According to Cavell Panofsky is of the opinion that the early silent movies were imposed on an addicted public being unable to understand the unknown language of these movies. In order to make them understand this new, quickly developing medium the movie makers referred to fixed iconography like the vampire, the innocent girl, the family father, the villain. Thus they became less necessary by two facts. First, as the audience was used to interpret the action by themselves. Second, as the silent movies were replaced by the invention of spoken cinema.
Cavell counters this opinion by asserting that the language of the early silent movies wasn’t unknown, at first not to the movie makers, then later on not to the audience. Apart from this he points to the fact that films and iconographies, although continuing to be particular, are changing, since we can’t accept explanations like that given by Panofsky.
i.) The possibilities of the medium film are what gives the movies meaning.
Well, the direction is not that first there were some guys who had some forms which they tried to apply to movies (that’s supposed to be Panofsky’s position), but there were some established forms which gave point to some characteristics of film. With this it is implicated that the aesthetical possibilities of a medium are not given facts. That’s why the direction is the following: One can just determine what gives those particular and singular possibilities of films significance by watching movies and reflecting on them. It’s the same with paintings or music. Jackson Pollock’s dripping technique wasn’t invented by him, but he made it a new medium. Igor Strawinsky’s Le sacre du printemps made traditional definitions of music obsolete. Today for us the pictures of Pollock are paintings and Le sacre du printemps is music.
That means the discovery of a new possibility is the discovery of a new medium. And a medium is something that provides ways of giving significance, is something through which and by using it something is done or said in certain kind of way.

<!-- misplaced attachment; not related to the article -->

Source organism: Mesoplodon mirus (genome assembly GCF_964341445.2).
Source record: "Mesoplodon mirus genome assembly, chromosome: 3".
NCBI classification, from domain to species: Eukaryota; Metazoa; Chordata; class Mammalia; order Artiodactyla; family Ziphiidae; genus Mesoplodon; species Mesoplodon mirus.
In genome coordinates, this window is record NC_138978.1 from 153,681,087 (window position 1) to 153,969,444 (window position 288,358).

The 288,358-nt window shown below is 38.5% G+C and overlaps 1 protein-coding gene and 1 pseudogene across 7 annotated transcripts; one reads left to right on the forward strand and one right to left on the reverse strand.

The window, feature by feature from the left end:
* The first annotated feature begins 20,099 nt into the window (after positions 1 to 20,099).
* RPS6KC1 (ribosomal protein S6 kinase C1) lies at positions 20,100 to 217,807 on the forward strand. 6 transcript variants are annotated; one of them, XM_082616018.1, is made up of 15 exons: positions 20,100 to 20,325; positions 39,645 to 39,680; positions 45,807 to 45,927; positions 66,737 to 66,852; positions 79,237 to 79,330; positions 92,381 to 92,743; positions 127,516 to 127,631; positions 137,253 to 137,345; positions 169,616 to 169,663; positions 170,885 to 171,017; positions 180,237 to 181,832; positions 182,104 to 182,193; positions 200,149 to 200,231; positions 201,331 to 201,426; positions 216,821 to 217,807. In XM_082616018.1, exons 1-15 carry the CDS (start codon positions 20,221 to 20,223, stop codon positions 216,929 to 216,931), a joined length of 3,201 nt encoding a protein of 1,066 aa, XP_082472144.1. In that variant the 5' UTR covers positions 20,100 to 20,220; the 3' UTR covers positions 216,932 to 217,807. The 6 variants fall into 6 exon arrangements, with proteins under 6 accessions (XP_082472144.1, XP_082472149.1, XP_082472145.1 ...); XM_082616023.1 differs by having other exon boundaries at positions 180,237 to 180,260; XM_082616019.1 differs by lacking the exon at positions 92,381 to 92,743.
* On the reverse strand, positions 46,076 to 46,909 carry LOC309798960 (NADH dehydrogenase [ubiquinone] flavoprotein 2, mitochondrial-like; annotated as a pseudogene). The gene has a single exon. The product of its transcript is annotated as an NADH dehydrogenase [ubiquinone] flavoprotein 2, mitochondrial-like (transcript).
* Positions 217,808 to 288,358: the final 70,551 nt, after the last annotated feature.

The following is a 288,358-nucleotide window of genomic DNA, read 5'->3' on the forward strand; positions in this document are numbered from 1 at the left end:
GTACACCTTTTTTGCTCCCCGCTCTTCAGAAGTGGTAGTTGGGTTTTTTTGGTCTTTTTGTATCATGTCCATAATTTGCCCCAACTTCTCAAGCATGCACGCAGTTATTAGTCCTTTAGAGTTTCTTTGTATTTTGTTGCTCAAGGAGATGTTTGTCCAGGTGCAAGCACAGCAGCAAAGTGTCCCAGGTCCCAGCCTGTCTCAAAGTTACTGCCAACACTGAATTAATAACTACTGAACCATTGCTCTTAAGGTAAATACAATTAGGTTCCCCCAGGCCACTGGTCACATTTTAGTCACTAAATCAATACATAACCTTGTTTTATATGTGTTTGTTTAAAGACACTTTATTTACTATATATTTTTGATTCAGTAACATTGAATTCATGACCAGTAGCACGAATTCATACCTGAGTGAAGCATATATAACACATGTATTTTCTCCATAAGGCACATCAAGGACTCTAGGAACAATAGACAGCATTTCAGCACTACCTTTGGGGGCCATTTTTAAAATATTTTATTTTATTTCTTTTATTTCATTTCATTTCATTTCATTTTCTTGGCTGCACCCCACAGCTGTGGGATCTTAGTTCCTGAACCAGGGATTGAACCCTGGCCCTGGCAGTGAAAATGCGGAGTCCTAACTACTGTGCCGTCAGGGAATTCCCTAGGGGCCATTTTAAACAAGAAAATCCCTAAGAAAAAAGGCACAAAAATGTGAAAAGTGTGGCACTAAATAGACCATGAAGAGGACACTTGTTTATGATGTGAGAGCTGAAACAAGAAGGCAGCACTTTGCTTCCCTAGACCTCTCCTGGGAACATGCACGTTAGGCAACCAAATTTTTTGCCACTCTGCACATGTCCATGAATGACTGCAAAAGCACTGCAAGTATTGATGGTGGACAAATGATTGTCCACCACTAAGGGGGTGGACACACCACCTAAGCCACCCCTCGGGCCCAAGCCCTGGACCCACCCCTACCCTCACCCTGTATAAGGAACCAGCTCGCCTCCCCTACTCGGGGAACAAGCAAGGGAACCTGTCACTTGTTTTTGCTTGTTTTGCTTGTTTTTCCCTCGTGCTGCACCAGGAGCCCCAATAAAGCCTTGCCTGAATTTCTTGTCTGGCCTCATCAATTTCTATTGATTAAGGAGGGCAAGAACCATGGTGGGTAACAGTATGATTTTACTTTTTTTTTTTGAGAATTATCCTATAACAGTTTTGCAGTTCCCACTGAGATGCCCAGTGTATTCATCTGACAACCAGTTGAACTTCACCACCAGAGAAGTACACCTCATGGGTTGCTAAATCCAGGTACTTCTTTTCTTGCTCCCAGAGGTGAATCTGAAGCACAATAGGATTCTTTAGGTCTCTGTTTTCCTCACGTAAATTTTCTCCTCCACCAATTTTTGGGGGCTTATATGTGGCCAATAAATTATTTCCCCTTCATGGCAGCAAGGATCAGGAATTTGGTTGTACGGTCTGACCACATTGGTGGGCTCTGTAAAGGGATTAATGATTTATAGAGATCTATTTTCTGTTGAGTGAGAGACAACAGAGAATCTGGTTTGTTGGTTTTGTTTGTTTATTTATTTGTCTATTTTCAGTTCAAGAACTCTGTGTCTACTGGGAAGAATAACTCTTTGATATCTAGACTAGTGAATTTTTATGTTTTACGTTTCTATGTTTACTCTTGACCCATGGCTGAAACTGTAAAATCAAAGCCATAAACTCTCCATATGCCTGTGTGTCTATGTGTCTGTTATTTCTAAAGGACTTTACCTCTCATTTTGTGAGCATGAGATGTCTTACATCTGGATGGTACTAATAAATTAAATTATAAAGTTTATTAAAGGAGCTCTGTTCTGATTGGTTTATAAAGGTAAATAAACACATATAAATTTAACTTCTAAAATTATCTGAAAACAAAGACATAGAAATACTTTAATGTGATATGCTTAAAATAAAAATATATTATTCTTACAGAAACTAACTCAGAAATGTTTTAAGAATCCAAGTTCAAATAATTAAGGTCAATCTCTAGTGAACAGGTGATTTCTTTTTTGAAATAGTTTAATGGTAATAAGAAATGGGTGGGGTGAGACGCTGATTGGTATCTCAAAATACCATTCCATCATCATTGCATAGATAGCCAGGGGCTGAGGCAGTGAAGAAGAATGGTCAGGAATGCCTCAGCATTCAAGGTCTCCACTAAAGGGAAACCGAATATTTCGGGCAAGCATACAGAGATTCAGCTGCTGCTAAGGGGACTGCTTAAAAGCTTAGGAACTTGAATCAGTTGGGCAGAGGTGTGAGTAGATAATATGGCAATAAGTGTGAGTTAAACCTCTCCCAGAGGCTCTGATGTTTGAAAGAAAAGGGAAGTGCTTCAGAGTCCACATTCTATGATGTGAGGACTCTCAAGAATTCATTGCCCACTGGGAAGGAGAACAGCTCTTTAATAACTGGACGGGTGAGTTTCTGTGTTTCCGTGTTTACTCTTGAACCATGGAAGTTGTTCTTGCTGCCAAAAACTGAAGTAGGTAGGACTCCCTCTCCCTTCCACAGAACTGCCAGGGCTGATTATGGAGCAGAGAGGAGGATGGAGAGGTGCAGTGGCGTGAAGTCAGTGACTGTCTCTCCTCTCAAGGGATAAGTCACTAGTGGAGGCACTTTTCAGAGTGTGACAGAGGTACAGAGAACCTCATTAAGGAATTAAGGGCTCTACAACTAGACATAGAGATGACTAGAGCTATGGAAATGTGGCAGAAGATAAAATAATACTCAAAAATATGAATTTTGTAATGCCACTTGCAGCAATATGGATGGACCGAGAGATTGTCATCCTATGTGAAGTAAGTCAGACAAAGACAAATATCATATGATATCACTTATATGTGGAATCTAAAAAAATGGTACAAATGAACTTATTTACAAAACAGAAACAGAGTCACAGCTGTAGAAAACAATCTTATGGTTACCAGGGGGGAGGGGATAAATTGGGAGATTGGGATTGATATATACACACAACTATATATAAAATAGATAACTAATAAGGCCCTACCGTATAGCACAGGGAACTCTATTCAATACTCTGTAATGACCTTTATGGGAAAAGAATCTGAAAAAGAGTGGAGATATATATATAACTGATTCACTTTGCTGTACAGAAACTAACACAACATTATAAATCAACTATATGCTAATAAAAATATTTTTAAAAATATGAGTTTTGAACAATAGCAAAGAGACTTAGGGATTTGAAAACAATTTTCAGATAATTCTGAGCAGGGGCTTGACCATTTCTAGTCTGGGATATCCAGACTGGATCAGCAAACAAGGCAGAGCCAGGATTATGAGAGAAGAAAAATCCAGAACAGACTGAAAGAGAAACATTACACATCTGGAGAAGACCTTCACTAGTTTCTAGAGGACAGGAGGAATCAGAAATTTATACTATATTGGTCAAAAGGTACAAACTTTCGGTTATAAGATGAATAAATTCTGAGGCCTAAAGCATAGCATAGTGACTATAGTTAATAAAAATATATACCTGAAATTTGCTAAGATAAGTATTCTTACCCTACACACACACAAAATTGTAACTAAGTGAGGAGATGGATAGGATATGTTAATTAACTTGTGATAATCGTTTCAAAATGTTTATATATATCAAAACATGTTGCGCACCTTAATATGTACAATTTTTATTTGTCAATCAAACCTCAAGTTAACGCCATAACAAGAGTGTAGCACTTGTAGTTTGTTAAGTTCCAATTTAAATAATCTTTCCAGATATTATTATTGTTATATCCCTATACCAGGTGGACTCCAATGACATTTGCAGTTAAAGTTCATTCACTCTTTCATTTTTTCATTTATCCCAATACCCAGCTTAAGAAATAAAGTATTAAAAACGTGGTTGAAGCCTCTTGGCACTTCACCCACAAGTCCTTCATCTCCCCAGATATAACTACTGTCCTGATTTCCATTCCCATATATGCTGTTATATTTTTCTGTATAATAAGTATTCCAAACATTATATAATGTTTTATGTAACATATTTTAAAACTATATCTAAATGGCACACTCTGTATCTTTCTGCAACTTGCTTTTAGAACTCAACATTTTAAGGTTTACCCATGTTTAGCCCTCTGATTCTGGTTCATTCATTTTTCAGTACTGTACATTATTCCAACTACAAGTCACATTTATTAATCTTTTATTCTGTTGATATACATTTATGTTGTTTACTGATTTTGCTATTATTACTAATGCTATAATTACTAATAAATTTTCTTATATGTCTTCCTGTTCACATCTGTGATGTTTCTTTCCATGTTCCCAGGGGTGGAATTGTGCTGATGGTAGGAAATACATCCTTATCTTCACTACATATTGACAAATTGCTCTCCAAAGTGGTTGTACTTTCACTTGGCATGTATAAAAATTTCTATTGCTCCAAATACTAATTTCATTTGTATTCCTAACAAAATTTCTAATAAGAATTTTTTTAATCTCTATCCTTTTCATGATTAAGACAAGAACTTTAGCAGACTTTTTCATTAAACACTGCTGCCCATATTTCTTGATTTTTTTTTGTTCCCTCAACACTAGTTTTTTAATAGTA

ii.) The changing of films and iconographies is founded in the medium film.
Films bank on certain forms which are carried by types. And media create types which last. Those types are individualities created by the medium film. Yet types in film are not types because of some similarity with other members of this type, but they are types through an outstanding separateness from other human beings. That means that that individuality in film has a natural primacy upon the social role in which an individuality is expressed; which is to say that the social role in movies is by accident and incidental.
That’s why “movies have an inherent tendency toward the democratic, or anyway the idea of human equality”. This tendency depends upon the acknowledgement of film types as preserved through figures we have met and could meet that way in other situations. That is the recognised recurrence of film performers. In this way movie stars “realized the myth of singularity” or became more like us. Therefore their distinction from us doesn’t rest upon a metaphysical background which we have to accede to, but this distinction is a matter of responsibility to which we have to submit to. It’s the ability to stand on one’s own uniqueness or singularity.
By the way, the necessary conditions for the formation of types are the same for the development of the medium film: projected visibility and ontological equality.
A particular and singular possibility of films is the fact of the movie star. That folksy themes work for film means that those forms gave significance to this possibility. The changing of iconographies and their variety is caused by the movie stars being types in the sense of individualities. A Buster Keaton or a John Wayne could only be able in the medium film, but nowhere else; and there is no other Buster Keaton and no other John Wayne. That way they are like us. And lived out singularity is a key feature of democracy. That way their singularity appeals to us to be like them.
Since movie has a natural attraction for the masses it has counter-democratic tendency towards the fascistic and populist.
Oftentimes for type casting factors have been used which were irrelevant for making movies (i.e. beauty).